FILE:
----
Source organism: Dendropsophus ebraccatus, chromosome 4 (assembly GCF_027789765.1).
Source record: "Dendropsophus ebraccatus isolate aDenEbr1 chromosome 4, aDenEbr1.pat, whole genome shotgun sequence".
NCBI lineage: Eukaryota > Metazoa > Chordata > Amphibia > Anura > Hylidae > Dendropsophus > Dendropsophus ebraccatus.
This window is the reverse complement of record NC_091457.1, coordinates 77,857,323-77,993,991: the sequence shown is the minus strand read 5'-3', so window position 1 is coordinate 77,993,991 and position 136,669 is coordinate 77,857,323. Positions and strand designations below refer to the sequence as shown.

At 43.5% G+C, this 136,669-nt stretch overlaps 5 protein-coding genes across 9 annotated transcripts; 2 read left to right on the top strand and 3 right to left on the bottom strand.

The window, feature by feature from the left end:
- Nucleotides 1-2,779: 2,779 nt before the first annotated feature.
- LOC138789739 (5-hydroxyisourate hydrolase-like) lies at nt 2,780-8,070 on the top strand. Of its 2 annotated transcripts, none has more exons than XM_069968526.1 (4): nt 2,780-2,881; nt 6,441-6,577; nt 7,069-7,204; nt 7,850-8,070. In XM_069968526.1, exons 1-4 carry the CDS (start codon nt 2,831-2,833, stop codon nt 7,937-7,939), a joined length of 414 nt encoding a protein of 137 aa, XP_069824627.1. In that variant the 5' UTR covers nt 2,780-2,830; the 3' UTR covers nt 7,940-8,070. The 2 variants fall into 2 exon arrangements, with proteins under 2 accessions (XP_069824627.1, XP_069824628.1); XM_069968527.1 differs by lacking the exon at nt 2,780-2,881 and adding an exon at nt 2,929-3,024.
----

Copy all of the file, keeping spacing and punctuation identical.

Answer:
Source organism: Dendropsophus ebraccatus, chromosome 4 (assembly GCF_027789765.1).
Source record: "Dendropsophus ebraccatus isolate aDenEbr1 chromosome 4, aDenEbr1.pat, whole genome shotgun sequence".
NCBI lineage: Eukaryota > Metazoa > Chordata > Amphibia > Anura > Hylidae > Dendropsophus > Dendropsophus ebraccatus.
This window is the reverse complement of record NC_091457.1, coordinates 77,857,323-77,993,991: the sequence shown is the minus strand read 5'-3', so window position 1 is coordinate 77,993,991 and position 136,669 is coordinate 77,857,323. Positions and strand designations below refer to the sequence as shown.

At 43.5% G+C, this 136,669-nt stretch overlaps 5 protein-coding genes across 9 annotated transcripts; 2 read left to right on the top strand and 3 right to left on the bottom strand.

The window, feature by feature from the left end:
- Nucleotides 1-2,779: 2,779 nt before the first annotated feature.
- LOC138789739 (5-hydroxyisourate hydrolase-like) lies at nt 2,780-8,070 on the top strand. Of its 2 annotated transcripts, none has more exons than XM_069968526.1 (4): nt 2,780-2,881; nt 6,441-6,577; nt 7,069-7,204; nt 7,850-8,070. In XM_069968526.1, exons 1-4 carry the CDS (start codon nt 2,831-2,833, stop codon nt 7,937-7,939), a joined length of 414 nt encoding a protein of 137 aa, XP_069824627.1. In that variant the 5' UTR covers nt 2,780-2,830; the 3' UTR covers nt 7,940-8,070. The 2 variants fall into 2 exon arrangements, with proteins under 2 accessions (XP_069824627.1, XP_069824628.1); XM_069968527.1 differs by lacking the exon at nt 2,780-2,881 and adding an exon at nt 2,929-3,024.